TELL ME AGAIN HOW IT’S ABOUT THE KIDS
Nashville has, for the last several years, been an under-the-radar playground for the education reform movement. People may be familiar with the stories of New Orleans, Newark, Los Angeles, and lately, Denver, but the battles have been just as fierce in Nashville. Things ratcheted up in 2008 when Karl Dean was elected mayor. Dean fancied himself as a bit of the next coming of Michael Bloomberg when he opened up the doors wide to the education reform movement and invited them in with open arms.
Those were the salad days for the reform movement in Nashville. Nobody could really predict the unintended consequences of many of the policies, and they all sounded so great, there was little opposition. Teach for America was invited to town with full mayoral support along with the New Teacher Project. Dean set up the Charter Incubator, which was designed to help grow more charters faster. Next thing you know, Ravi Gupta and Todd Dickson showed up in town to great fanfare with their charter school models. Life was good for the reformers. Then came the overreach.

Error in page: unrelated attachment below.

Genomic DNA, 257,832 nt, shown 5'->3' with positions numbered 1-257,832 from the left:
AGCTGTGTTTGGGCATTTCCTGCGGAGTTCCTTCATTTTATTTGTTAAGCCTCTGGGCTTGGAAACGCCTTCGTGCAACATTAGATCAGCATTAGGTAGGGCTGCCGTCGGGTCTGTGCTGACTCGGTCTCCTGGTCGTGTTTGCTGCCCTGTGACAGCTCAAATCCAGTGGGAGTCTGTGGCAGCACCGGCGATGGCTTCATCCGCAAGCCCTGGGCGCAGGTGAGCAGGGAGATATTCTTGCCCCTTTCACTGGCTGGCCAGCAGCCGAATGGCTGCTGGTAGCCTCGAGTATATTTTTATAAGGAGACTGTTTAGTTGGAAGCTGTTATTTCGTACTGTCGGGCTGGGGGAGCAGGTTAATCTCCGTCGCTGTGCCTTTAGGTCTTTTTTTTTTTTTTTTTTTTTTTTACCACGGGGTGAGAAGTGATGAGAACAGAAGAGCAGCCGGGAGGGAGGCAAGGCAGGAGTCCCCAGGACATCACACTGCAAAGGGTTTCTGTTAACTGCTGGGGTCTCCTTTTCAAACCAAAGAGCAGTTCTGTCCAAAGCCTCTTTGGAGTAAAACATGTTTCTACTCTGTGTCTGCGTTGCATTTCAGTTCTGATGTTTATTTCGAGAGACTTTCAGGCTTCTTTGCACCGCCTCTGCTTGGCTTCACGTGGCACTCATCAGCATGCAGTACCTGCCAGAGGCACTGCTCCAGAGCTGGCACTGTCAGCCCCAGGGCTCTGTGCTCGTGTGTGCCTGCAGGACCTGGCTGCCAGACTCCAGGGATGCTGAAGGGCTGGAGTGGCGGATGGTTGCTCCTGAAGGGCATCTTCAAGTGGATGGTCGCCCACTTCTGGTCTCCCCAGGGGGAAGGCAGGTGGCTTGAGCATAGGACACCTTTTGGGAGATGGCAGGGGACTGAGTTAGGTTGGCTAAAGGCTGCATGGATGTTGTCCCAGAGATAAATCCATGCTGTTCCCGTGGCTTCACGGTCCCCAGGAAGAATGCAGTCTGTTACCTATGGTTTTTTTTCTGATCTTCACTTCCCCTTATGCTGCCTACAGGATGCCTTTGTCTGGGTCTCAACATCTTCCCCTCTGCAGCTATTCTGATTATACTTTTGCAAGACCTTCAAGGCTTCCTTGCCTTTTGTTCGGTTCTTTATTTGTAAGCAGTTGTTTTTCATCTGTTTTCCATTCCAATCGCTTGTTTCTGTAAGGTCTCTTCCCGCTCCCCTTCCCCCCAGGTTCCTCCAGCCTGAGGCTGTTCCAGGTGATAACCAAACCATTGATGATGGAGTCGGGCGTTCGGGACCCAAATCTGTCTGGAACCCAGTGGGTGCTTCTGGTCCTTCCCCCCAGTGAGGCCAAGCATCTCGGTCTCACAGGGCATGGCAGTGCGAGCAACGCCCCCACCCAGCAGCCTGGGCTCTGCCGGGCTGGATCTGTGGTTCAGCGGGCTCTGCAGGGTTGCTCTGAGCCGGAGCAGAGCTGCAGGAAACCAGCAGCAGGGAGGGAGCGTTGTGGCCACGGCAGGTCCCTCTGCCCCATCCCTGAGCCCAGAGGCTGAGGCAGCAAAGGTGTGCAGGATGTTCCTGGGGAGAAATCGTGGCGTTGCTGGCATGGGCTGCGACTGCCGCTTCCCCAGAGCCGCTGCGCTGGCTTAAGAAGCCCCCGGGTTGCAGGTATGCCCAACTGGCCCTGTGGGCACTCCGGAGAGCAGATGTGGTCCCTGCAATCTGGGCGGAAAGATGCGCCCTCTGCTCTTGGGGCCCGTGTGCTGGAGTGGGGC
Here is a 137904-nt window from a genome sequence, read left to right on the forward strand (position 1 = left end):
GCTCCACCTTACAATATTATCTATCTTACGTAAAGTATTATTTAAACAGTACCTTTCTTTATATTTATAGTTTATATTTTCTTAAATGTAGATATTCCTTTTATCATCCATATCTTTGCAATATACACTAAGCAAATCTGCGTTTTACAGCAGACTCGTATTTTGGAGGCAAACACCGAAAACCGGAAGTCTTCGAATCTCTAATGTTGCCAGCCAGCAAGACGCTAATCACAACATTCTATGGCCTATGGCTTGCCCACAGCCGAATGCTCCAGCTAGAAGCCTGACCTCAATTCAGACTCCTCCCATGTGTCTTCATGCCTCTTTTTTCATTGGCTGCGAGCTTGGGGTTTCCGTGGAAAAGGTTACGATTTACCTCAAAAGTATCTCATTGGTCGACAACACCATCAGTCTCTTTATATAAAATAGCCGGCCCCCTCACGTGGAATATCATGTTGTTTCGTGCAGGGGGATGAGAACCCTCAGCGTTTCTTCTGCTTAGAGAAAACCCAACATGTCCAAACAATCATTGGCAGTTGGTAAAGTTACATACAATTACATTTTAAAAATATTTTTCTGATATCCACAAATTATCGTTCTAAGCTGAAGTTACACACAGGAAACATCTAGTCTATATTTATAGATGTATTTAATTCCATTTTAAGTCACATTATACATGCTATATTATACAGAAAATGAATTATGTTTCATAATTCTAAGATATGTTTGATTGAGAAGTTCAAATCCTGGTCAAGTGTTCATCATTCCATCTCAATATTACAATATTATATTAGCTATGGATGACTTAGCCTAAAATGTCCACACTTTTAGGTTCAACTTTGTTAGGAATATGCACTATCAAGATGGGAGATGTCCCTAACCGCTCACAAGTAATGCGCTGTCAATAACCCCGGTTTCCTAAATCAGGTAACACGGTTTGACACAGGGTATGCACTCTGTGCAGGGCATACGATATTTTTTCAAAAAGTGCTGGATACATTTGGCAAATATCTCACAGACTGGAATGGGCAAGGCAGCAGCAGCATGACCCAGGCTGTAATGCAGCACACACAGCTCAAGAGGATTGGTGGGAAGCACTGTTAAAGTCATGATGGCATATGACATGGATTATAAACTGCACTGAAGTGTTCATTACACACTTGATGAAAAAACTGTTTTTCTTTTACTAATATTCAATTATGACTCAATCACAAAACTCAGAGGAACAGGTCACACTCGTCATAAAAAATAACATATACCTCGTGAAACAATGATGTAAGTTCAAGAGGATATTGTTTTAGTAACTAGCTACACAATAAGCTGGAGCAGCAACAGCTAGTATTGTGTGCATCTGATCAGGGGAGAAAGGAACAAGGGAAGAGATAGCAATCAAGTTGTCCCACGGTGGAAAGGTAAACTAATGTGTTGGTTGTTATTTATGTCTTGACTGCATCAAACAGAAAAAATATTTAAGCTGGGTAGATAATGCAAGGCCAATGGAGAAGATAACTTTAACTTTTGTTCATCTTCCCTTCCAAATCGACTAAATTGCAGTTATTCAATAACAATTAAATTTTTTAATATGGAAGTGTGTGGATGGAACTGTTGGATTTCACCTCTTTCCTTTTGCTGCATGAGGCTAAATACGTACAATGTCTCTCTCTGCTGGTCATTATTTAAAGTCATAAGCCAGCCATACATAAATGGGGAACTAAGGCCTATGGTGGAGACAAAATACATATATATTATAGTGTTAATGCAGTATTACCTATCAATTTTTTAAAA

In 2012, Great Hearts Academy was invited by a group of wealthy charter school advocates to open a charter school in Nashville. One that would be located in an affluent part of town but wouldn’t offer a transportation plan. The proposed school was also lacking a diversity plan. That’s when the battle lines began to be drawn. Previously, charter schools were something that happened to those “other people,” but now they were coming to middle class neighborhoods and people were starting to question why. Great Hearts’ application was denied TELL ME AGAIN HOW IT’S ABOUT THE KIDS – Dad Gone Wild: